You need to have a little bit of perspective on this. Lets take a step back and take a look at how it really went down.
This was a Taiwanese stream and Blizzard China was in full damage control mode to try to mitigate fallout with the Chinese people and government. You have to understand, everything is ultra nationalistic and either you support China/Government/Chinese People or you're against them. Blizzard doesn't want trouble with the LARGEST growing gaming market in the world. Thus they put out a statement saying that they're all for the chinese people and that this kind of behavior will not be tolerated. Blizzard China was in their every right to kill the stream, fire their interviewers for facilitating the interview and stripping the player of his money. This was in the TOS rules for competing in the Heartstone Grand Finals. You can't just hijack a gaming platform that is owned and run by a company to voice your highly controversial views (in china) and not expect to be punished. Likewise, you can't go into a live CNN broadcast and curse out congress and throw out death threats without expecting to be censored and banned from CNN in the future. This isn't an argument for or against free speech. This is a case where the participants clearly broke rules and are getting punished for it.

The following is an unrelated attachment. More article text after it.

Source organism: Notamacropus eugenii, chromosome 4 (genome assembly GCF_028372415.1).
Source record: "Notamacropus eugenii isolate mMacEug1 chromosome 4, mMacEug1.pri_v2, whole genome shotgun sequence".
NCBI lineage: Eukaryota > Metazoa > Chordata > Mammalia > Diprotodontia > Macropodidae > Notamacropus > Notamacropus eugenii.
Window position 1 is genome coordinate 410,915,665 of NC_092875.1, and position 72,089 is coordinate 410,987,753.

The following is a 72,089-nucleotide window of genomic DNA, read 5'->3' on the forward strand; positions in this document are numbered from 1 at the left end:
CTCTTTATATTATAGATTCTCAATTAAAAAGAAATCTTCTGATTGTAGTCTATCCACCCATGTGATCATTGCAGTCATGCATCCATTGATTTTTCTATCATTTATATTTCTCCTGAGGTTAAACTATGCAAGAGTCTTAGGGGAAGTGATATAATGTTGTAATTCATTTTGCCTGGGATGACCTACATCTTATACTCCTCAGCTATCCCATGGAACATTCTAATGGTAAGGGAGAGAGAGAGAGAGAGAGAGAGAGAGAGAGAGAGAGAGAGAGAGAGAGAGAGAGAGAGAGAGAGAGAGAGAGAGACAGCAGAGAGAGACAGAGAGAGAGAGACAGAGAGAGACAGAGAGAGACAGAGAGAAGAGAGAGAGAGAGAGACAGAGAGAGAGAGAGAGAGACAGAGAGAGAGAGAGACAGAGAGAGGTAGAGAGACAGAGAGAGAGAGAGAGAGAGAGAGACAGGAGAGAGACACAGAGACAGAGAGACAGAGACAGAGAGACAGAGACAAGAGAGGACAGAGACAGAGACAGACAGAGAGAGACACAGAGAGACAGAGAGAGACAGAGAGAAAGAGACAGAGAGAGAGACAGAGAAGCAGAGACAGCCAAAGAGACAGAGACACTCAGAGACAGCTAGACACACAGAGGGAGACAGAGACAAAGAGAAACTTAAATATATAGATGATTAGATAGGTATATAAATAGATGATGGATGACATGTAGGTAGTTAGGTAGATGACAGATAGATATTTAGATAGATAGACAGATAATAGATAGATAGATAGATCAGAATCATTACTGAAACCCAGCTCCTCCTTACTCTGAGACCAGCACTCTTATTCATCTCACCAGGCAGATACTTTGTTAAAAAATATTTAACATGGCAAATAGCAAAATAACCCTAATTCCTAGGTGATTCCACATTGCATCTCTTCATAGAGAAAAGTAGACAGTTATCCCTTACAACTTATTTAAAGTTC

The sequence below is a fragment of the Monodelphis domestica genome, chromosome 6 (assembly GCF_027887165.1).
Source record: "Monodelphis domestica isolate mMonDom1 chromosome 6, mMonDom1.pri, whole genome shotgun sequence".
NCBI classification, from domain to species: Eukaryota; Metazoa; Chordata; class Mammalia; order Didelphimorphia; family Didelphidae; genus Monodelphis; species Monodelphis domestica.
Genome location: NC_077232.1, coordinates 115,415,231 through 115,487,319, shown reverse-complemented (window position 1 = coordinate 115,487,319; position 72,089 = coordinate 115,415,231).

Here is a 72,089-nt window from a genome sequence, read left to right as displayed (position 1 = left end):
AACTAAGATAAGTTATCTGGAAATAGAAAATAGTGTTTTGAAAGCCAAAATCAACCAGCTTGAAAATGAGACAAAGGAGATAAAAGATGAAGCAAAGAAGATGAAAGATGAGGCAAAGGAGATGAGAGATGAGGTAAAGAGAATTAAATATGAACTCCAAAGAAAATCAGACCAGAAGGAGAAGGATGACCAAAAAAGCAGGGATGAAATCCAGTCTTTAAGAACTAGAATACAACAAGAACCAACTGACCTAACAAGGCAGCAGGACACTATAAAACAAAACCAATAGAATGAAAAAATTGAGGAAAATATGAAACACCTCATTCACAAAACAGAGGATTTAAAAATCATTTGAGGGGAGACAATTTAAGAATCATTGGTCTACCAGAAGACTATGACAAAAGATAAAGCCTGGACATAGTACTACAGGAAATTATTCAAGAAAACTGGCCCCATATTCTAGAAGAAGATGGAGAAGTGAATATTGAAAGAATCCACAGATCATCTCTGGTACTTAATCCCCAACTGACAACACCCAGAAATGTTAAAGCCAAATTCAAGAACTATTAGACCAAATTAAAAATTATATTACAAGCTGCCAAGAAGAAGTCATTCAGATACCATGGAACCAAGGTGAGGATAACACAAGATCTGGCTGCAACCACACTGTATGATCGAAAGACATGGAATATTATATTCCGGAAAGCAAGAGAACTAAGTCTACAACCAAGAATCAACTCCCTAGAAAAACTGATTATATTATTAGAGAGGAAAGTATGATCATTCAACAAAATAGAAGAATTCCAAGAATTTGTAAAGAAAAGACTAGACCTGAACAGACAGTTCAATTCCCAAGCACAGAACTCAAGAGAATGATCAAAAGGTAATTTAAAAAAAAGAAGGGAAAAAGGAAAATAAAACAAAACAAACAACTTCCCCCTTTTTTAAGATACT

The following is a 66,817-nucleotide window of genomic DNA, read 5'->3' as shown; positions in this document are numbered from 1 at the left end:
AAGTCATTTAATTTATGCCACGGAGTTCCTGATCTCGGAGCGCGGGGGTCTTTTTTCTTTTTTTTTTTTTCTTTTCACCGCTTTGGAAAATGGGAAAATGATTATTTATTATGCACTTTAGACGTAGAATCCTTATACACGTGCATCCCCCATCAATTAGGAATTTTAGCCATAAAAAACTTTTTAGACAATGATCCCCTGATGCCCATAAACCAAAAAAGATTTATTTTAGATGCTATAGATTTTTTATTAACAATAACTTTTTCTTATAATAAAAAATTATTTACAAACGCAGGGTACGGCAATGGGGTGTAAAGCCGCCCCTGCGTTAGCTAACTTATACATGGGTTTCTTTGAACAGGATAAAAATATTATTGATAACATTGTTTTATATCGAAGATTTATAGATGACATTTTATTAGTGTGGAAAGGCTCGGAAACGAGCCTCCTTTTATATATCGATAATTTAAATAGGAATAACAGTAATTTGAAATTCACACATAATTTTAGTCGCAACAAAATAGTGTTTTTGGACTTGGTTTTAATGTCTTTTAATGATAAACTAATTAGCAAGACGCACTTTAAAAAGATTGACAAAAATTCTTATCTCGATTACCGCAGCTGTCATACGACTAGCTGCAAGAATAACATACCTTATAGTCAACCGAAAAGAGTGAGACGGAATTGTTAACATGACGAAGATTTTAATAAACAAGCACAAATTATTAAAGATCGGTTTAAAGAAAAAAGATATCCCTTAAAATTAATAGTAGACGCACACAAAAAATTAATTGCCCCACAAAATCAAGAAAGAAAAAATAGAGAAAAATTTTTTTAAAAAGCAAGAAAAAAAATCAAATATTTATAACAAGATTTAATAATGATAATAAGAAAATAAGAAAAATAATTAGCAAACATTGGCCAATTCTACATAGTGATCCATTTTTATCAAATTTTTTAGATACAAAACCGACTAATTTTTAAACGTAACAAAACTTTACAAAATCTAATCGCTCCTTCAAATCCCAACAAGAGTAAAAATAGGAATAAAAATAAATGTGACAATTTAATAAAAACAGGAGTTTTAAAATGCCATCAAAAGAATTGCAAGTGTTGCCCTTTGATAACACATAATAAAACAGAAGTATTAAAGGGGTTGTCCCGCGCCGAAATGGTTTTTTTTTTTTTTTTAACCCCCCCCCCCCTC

Now the real problem for Blizzard US is how to respond to something like this. They're screwed if they stand behind Blizzard China with the western audience but they're also screwed with their Chinese audience if they backpedal on the original stance. It's just a crap situation all around.
Blizzard doesn't want to talk politics. They don't want to take sides on a hot potato issue. In fact, as a publicly traded company, they shouldn't take sides on issues like this. This isn't an instance where Activision is stepping in and telling Blizzard how to act.
Blizzard trying is walking a fine line between Chinese and American cultural differences and accepted norms.